using the arrow buttons.
by clicking on the page.
the page around when zoomed in by dragging it.
the zoom using the slider when zoomed-in.
by clicking on the zoomed-in page.
by entering text in the search field, and select "This Issue" or "All Issues"
by clicking on thumbnails to select pages, and then press the print button.
displays sections with thumbnails and descriptions.
displays a slider of thumbnails. Click on a page to jump.
allows you to browse the full archive.
about your subscription?
Buddhadharma : Summer 2009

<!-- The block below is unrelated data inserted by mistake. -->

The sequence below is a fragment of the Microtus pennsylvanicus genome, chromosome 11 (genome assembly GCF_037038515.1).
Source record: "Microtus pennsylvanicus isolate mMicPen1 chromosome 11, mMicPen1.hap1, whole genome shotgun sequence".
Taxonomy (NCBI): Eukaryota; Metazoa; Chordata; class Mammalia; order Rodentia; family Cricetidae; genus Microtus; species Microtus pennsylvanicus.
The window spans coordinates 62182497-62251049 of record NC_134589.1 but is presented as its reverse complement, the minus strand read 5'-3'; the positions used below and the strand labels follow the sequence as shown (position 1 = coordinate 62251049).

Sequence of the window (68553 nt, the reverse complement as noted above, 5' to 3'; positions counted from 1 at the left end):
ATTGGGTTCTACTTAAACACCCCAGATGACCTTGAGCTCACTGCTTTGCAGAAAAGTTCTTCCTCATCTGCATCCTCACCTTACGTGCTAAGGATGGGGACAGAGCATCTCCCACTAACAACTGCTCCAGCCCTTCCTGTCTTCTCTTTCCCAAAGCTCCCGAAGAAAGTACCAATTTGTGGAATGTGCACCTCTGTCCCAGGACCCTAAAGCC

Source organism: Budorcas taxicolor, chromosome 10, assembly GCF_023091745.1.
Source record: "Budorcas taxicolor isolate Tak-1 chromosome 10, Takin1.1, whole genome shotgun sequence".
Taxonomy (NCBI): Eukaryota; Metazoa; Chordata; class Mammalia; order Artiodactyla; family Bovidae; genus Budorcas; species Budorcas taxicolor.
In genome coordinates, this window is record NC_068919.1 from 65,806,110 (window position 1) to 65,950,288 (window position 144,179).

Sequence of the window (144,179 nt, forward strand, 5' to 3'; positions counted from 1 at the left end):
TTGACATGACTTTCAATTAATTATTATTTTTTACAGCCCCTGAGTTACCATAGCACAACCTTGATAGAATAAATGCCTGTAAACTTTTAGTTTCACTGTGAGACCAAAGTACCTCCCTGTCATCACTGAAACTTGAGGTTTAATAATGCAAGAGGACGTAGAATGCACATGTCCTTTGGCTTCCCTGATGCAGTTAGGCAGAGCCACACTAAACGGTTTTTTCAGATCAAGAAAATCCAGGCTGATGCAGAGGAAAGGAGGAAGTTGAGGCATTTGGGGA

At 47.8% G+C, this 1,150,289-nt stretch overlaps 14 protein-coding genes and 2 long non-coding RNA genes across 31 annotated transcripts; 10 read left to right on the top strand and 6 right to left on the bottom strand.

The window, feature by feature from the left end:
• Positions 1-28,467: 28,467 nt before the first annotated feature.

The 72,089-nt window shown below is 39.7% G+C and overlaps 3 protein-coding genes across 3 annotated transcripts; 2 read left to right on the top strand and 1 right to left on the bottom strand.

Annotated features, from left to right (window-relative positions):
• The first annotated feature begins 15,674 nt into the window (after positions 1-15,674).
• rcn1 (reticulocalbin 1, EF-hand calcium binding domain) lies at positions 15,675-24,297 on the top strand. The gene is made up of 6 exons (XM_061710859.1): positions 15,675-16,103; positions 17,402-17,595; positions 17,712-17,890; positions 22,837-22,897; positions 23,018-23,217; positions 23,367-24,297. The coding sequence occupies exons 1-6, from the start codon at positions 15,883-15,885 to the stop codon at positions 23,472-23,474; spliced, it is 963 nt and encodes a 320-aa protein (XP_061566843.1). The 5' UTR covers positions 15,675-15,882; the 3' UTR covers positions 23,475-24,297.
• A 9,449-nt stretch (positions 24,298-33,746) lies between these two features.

21 summer 2 00 9 buddhadharma: the practitioner’s quarterly For more on these and other stories visit: mahasanghanews.com (Left - Right): Carol Gansho O’Dowd, Debra Travis (standing in for lama Tsultrim Allione), and Jan willis. buddhist global relief JANwIllIS news Culture news Culture outstanding Women in Buddhism awards Nineteen women received Outstanding women in Buddhism Awards at a March 6 ceremony in Bangkok. The six American honorees were lama Tsultrim Allione, Joan Hogetsu Hoeberichts, Susan Pembroke, Bhikkuni Pannavati, Carol Gansho O’Dowd, and Jan willis. “The awards,” willis says, “provide inspiration and encouragement for Buddhist women practitioners around the world who, in spite of 2,600 years, are still struggling to practice in societies that are less than supportive of them.” The annual awards, held in honor of the United Nations’ International women’s Day, celebrate the accomplishments of Buddhist women in meditative practice, social work, community development, spreading the dharma, and peace activism. The honorees were selected by a panel of Buddhist scholars and practitioners and received their awards at a ceremony held at the Association for the Promotion of the Status of women. “The ceremony and the activities surrounding it,” willis says, “provided partici- pants with a great opportunity for sharing. It’s a chance for courageous women to meet, inspire each other, and learn about other women’s struggles and triumphs. The meetings and the networking will undoubtedly continue to bear fruit.” Buddhist Initiative takes on Global poverty In the Fall 2007 issue of Buddhadharma, scholar– monk Ven. Bhikkhu Bodhi challenged western Bud- dhists to see dukkha as more than simply middle- class, gnawing dissatisfac- tion, and to embrace—as he put it—“the vast, cata- strophic suffering that daily overwhelms three-fourths of the world’s population.” He called upon western practitioners to balance their meditative practice with active expressions of compassion. To his surprise, the essay inspired some of his friends and students to form Buddhist Global Relief (BGR), a New Jer- sey-based organization dedicated to alleviating global poverty, especially hunger. Ven. Bodhi is now the BGR chairperson, assisted by a board of directors, voluntary members, and a panel of advisors, including David loy and Sharon Salzberg. To date, the organization has initiated three projects—in Vietnam, Sri lanka, and Burma. while BGR currently works in partnership with grassroots organizations already on the ground, the organizers hope it will eventually have its own teams. BGR is interdenominational, uniting Buddhist groups that share a vision of Buddhism that is actively committed to alleviating suffering. “I would like the work of BGR to also inspire other American Buddhists, in different parts of the country,” says Bhik- khu Bodhi, “to commence their own humanitarian projects.” news Culture Buddhist Global Relief has partnered with Save the Children in Burma (Myanmar) to support food and nutrition programs